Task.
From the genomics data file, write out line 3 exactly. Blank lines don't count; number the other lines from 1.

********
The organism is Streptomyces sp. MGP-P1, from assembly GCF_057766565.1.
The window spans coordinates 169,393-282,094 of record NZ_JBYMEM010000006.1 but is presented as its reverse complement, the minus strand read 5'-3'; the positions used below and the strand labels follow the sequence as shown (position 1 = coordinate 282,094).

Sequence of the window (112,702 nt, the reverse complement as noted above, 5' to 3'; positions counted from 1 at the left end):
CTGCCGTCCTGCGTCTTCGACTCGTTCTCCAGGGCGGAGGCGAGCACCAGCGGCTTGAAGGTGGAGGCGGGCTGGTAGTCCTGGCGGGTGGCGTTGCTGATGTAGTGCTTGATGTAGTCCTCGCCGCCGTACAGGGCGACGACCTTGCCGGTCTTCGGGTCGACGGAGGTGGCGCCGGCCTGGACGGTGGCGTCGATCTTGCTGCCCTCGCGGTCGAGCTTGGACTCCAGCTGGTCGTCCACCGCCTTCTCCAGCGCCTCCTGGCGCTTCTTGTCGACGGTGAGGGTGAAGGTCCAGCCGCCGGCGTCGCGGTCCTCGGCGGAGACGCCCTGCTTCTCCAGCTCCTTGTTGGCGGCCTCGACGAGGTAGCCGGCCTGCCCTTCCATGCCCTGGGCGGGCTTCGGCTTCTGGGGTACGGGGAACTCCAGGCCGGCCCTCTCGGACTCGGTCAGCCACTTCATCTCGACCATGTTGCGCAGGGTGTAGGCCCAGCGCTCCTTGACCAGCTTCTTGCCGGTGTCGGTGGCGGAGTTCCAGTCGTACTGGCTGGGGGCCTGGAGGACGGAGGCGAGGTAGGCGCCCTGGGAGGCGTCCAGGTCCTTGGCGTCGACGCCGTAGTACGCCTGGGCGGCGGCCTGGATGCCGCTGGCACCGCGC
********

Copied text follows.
Sequence of the window (112,702 nt, the reverse complement as noted above, 5' to 3'; positions counted from 1 at the left end):